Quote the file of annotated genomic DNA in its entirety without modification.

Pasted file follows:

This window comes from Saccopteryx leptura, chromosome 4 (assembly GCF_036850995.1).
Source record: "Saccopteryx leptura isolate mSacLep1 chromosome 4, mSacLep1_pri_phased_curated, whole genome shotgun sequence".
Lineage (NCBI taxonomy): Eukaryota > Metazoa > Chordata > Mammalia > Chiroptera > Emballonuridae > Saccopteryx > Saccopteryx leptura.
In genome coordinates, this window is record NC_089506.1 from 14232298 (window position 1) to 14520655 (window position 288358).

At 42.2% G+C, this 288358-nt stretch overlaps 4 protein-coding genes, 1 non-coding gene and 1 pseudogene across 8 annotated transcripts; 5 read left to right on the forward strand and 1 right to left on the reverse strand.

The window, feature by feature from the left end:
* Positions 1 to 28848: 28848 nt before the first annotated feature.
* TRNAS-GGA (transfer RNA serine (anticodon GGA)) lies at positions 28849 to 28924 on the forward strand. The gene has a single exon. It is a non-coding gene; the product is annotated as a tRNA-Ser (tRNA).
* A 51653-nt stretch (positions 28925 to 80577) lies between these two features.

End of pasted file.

This window comes from Saccopteryx leptura, chromosome 4 (assembly GCF_036850995.1).
Source record: "Saccopteryx leptura isolate mSacLep1 chromosome 4, mSacLep1_pri_phased_curated, whole genome shotgun sequence".
Lineage (NCBI taxonomy): Eukaryota > Metazoa > Chordata > Mammalia > Chiroptera > Emballonuridae > Saccopteryx > Saccopteryx leptura.
In genome coordinates, this window is record NC_089506.1 from 14232298 (window position 1) to 14520655 (window position 288358).

At 42.2% G+C, this 288358-nt stretch overlaps 4 protein-coding genes, 1 non-coding gene and 1 pseudogene across 8 annotated transcripts; 5 read left to right on the forward strand and 1 right to left on the reverse strand.

The window, feature by feature from the left end:
* Positions 1 to 28848: 28848 nt before the first annotated feature.
* TRNAS-GGA (transfer RNA serine (anticodon GGA)) lies at positions 28849 to 28924 on the forward strand. The gene has a single exon. It is a non-coding gene; the product is annotated as a tRNA-Ser (tRNA).
* A 51653-nt stretch (positions 28925 to 80577) lies between these two features.